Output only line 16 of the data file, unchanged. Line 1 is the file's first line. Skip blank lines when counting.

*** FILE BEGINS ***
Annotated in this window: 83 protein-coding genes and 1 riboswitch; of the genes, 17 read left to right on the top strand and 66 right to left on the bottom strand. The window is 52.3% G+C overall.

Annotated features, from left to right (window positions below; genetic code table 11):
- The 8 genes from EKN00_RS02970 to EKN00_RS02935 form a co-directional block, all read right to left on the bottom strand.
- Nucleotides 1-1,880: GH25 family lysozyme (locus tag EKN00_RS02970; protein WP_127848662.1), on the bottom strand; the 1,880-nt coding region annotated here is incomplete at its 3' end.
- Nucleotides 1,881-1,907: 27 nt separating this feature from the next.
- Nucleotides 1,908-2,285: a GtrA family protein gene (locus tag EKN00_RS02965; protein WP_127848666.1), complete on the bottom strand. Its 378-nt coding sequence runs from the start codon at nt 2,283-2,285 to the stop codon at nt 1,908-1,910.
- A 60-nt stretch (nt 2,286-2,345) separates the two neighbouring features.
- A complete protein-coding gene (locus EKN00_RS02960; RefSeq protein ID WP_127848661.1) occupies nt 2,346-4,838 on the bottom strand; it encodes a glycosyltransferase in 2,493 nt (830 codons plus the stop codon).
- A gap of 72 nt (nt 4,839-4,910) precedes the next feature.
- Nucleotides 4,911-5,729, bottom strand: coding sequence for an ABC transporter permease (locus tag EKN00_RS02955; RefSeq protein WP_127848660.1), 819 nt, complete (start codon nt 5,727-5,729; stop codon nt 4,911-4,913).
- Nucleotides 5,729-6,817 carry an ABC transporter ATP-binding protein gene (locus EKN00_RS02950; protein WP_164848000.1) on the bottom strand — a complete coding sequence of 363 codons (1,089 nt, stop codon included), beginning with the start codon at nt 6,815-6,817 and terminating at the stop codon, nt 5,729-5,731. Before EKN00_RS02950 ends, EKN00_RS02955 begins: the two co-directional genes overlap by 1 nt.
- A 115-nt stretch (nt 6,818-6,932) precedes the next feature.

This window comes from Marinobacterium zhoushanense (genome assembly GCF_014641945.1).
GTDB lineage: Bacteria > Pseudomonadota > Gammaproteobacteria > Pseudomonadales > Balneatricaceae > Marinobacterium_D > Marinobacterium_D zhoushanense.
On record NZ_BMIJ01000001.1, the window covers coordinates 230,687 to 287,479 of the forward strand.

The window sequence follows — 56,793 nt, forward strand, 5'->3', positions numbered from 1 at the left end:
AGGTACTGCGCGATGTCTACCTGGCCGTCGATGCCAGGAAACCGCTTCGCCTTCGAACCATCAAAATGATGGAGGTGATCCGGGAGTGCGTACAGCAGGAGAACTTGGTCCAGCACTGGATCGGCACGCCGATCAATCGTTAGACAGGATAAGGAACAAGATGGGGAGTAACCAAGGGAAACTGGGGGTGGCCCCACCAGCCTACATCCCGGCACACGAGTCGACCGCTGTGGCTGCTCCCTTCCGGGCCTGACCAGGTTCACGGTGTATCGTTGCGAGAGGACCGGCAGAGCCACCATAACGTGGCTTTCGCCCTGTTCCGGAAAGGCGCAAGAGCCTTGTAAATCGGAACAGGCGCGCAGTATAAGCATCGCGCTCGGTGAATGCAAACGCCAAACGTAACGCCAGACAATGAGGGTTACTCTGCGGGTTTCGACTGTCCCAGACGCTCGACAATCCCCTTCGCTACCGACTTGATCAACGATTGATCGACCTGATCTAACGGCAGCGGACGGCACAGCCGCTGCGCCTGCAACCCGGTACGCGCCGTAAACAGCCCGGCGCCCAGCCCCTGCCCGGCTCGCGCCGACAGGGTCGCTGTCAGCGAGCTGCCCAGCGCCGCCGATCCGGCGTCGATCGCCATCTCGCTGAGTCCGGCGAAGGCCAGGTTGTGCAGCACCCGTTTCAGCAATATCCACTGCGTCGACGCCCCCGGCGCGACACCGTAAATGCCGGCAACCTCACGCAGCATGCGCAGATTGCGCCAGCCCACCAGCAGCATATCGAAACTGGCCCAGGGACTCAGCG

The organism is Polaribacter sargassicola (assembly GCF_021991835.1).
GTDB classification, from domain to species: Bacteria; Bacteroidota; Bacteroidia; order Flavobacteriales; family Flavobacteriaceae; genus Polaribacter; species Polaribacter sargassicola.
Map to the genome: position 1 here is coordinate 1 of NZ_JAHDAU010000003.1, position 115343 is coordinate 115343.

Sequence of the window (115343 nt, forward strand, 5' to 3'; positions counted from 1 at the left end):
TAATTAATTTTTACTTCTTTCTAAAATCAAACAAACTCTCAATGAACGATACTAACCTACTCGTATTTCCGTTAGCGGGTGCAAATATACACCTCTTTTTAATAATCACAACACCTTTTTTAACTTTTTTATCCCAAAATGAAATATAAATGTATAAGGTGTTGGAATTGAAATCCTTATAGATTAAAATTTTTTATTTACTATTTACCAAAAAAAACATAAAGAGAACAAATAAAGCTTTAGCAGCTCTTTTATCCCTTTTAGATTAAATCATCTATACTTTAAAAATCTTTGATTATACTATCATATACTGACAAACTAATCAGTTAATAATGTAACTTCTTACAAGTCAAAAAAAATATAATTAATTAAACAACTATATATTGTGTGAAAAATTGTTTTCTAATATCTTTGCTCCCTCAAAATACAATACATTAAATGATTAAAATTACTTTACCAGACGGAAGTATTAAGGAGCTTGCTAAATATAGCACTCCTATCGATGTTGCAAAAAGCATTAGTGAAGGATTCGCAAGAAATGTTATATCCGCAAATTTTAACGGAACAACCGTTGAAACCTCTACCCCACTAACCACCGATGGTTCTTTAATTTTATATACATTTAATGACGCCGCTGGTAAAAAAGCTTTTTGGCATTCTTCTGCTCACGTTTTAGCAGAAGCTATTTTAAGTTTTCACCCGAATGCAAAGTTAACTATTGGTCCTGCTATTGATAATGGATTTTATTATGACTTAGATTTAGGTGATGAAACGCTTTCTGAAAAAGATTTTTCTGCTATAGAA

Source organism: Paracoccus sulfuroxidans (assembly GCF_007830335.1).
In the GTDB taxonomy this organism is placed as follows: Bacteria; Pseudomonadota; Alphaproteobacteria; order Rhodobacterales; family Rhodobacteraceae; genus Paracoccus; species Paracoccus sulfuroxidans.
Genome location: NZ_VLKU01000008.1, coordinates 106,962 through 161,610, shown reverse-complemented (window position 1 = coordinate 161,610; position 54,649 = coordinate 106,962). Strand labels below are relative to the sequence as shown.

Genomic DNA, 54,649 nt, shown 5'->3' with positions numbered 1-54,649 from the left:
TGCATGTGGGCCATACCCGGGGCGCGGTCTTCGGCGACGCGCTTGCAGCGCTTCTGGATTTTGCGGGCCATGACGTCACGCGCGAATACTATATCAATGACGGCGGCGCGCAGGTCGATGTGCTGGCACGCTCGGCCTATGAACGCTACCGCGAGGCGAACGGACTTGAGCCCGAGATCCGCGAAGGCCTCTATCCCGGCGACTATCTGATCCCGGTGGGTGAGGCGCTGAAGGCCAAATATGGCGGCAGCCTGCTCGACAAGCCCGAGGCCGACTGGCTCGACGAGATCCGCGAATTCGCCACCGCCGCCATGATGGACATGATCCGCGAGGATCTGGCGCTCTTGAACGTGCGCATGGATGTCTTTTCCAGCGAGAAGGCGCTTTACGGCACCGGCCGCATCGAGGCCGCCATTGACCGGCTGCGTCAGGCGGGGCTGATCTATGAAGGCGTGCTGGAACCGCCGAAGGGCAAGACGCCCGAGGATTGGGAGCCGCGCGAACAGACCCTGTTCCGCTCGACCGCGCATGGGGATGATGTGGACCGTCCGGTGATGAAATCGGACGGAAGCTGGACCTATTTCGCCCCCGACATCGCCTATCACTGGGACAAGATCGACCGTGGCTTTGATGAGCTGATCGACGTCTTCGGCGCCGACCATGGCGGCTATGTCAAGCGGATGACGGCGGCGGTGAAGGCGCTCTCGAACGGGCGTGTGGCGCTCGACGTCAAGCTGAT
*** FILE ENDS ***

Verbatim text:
The window sequence follows — 56,793 nt, forward strand, 5'->3', positions numbered from 1 at the left end: